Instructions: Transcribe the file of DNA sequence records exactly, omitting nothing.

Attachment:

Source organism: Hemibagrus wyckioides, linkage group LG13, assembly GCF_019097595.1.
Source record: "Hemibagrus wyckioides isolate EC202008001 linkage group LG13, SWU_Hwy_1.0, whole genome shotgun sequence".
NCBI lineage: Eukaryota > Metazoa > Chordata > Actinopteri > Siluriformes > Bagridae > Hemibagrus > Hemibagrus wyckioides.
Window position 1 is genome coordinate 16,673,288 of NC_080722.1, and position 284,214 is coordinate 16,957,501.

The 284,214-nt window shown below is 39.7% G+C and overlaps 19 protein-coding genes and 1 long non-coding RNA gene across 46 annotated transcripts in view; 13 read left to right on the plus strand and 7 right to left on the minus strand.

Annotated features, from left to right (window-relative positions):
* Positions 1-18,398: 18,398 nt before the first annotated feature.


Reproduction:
Source organism: Hemibagrus wyckioides, linkage group LG13, assembly GCF_019097595.1.
Source record: "Hemibagrus wyckioides isolate EC202008001 linkage group LG13, SWU_Hwy_1.0, whole genome shotgun sequence".
NCBI lineage: Eukaryota > Metazoa > Chordata > Actinopteri > Siluriformes > Bagridae > Hemibagrus > Hemibagrus wyckioides.
Window position 1 is genome coordinate 16,673,288 of NC_080722.1, and position 284,214 is coordinate 16,957,501.

The 284,214-nt window shown below is 39.7% G+C and overlaps 19 protein-coding genes and 1 long non-coding RNA gene across 46 annotated transcripts in view; 13 read left to right on the plus strand and 7 right to left on the minus strand.

Annotated features, from left to right (window-relative positions):
* Positions 1-18,398: 18,398 nt before the first annotated feature.